Tetanus prone wounds


These guidelines have been produced to guide clinical decision making for the medical, nursing and allied health staff of Perth Children’s Hospital. They are not strict protocols, and they do not replace the judgement of a senior clinician. Clinical common-sense should be applied at all times. These clinical guidelines should never be relied on as a substitute for proper assessment with respect to the particular circumstances of each case and the needs of each patient. Clinicians should also consider the local skill level available and their local area policies before following any guideline. 

Read the full PCH Emergency Department disclaimer.


To guide staff with the assessment and management of tetanus prone wounds.


Tetanus can follow apparently trivial, even unnoticed wounds. However, some wounds tend to favour the growth of tetanus organisms; these include:

  • compound fractures
  • deep penetrating wounds
  • bite wounds
  • wounds containing foreign bodies (especially wood splinters)
  • wounds complicated by pyogenic infections
  • wounds with extensive tissue damage
  • any superficial wound obviously contaminated with soil, dust or animal manure
  • tooth re-implantation. 


  • Anaphylaxis following a previous dose of any tetanus containing vaccine
  • Anaphylaxis following any vaccine component

Alternative measures including the use of tetanus immunoglobulin can be considered if a person with a tetanus prone wound has had a severe adverse event following a tetanus vaccine.


Guide to Tetanus Prophylaxis in Wound Management2

Vaccination history

Type of wound  Tetanus vaccine booster Tetanus immunoglobulin
3 or more doses < 5 years since last dose All wounds No  No
5-10 years since last dose Clean minor wounds No No
  All other wounds Yes No
> 10 years since last dose All wounds Yes No
< 3 doses or uncertain   Clean minor wounds Yes No
  All other wounds Yes Yes


Tetanus vaccination

  • Tetanus toxoid vaccines in Australia are only available in combination with diphtheria and other antigens.
  • If a child has not had 3 doses of tetanus vaccine (or if there is uncertainty) and meets the criteria above:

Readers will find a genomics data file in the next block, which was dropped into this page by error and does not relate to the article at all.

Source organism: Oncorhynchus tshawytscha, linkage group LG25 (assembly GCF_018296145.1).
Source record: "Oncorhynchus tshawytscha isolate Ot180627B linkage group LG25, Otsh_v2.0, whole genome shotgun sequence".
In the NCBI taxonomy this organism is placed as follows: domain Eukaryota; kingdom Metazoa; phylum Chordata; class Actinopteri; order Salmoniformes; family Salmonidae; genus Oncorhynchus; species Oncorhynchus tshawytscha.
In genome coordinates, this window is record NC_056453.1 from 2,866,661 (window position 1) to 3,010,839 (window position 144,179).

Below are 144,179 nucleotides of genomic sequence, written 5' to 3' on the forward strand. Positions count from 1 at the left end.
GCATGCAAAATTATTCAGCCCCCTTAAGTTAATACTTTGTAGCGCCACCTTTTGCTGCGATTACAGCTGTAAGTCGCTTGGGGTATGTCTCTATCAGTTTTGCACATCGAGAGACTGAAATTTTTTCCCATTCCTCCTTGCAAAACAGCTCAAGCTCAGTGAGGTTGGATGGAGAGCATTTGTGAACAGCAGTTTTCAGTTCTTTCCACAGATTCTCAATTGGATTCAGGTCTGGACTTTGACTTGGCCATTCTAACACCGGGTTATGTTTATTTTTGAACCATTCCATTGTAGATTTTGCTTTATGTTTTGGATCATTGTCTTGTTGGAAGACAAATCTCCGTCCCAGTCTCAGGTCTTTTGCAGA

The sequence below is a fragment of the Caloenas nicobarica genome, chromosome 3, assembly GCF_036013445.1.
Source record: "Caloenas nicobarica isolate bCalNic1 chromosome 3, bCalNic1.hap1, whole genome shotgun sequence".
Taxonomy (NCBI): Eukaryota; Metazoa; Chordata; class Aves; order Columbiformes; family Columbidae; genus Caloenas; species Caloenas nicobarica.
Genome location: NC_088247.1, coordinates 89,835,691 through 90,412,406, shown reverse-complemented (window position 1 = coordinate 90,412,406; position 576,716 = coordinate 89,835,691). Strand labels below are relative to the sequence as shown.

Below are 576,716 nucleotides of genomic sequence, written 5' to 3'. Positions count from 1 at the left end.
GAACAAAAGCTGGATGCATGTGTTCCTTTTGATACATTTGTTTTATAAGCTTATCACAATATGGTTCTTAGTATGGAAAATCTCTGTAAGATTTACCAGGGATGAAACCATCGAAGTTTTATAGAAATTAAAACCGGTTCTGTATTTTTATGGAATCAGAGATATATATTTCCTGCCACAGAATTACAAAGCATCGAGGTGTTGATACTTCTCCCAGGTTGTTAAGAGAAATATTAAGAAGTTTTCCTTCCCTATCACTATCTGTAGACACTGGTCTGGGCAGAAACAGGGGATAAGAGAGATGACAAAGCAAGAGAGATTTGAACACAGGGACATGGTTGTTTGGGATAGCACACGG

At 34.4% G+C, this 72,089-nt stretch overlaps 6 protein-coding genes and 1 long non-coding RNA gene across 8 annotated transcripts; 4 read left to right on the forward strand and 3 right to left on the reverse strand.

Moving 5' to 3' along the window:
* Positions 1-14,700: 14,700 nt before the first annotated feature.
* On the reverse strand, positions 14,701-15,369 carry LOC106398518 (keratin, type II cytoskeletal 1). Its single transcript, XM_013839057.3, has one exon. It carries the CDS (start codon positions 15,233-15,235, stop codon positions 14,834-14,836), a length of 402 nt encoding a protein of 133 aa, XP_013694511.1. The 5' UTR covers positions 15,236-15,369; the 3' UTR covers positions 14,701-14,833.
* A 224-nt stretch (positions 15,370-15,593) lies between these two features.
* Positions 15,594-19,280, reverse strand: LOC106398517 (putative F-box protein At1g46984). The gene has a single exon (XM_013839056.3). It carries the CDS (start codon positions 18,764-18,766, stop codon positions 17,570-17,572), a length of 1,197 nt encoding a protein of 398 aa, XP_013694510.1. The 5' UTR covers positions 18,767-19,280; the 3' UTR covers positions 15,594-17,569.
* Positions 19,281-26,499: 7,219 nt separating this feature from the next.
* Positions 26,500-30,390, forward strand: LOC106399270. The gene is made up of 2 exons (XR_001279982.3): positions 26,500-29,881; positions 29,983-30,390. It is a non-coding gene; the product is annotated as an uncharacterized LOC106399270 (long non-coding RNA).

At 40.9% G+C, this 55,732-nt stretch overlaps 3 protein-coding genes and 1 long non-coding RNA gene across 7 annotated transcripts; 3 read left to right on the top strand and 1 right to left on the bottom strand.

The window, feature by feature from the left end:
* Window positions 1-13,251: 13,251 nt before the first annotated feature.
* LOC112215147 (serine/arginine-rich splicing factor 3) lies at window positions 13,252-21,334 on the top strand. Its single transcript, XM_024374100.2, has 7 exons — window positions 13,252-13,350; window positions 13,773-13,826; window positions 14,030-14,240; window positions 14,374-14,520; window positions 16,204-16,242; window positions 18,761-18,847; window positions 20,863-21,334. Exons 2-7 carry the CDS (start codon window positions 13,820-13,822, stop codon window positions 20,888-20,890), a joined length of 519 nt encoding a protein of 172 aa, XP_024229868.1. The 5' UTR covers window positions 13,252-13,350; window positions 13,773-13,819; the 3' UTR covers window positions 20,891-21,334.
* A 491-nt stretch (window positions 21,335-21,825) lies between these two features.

• A patient ≤ 10 years of age should be given DTPa-IPV (Infanrix-IPV or Quadracel)
    • A patient > 10 years of age should be given dTpa (Boostrix or Adacel)
  • A combination vaccine with pertussis is preferable in order to increase community protection. However if a pertussis vaccine is contraindicated, then another tetanus vaccination combination may be used.
  • If a patient is given a tetanus vaccination and has not received a previous primary course they should be advised to complete the course with a further 2 vaccinations.

Tetanus Immunoglobulin (TIG)

  • TIG is used for passive protection of people who have not had three or more doses of tetanus vaccine or where there is any uncertainty regarding immunisation status who have a tetanus prone wound.
  • The dose is 250 international units irrespective of age
  • It should be given IM, slowly using a 23 gauge needle in children because of its viscosity.
  • A tetanus vaccine must be given at the same time in the opposite limb. Arrangements should be made for catch up vaccines if required.
  • At PCH, TIG is available from the Transfusion Medicine Unit, to order contact the transfusion medicine scientist and provide patient details and clinical history.
  • Refer to the Transfusion Medicine Protocols for further information.


Vaccines should be given, as follows:

  • Refer to the Australian Immunisation Handbook – vaccination procedures (external link)
  • Vaccines are prescribed on the medication sheet by the patient’s doctor and given by either a doctor or nurse according to CAHS medication policy
  • Recipients of vaccines should remain under close observation for at least 15 minutes to ensure they do not experience an immediate adverse event
  • Immediately notify medical staff of adverse events following immunisations
  • Report adverse events to the Western Australian Vaccine Safety Surveillance system or email
  • Document incident in patient medical notes.

Record vaccine/s given in the following documentation

  • ACIR online (only for children under 7 years of age). At PCH refer to immunisation regarding the process 
  • Personal health record book or provide a WA Childhood Vaccination Record Card
  • Patient medical notes.

Further immunisation advice can be obtained by contacting one of the following PCH staff:

  • Clinical nurse consultant - Immunisation
  • Paediatric Infectious Diseases Services 
  • Dr Peter Richmond – Immunologist.


  1. National Health and Medical Research Council. Australian Immunisation Handbook 10th Edition 2013. Australian Government Department of Health and Ageing
  2. National Health and Medical Research Council. Australian Immunisation Handbook 10th Edition 2013. Australian Government Department of Health and Ageing - Guide to tetanus prophylaxis in wound management - Table 4.19.1, pg 404
  3. National Health and Medical Research Council. Australian Immunisation Handbook 10th Edition 2013. Australian Government Department of Health and Ageing - 4.19.10 Contraindications, pg 404
  4. Australian Product Information - Quadracel® Accessed online 26 March 2015 at: http://products.sanofi.com.au/vaccines/QUADRACEL_AUS_PI.pdf
  5. Australian Product Information - Infanrix® IPV Accessed online 26/3/2015 at: https://www.gsk.com.au/resources.ashx/vaccineproductschilddataproinfo/424/FileName/522B159E43356E2F4B1CF38BA566099B/INFANRIX-IPV_PI_004_clean_pdf.pdf
  6. External Review: Clinical Nurse Consultant Immunisation March 2015

Endorsed by:  Director, Emergency Department  Date:  Feb 2017

 Review date:   Feb 2020

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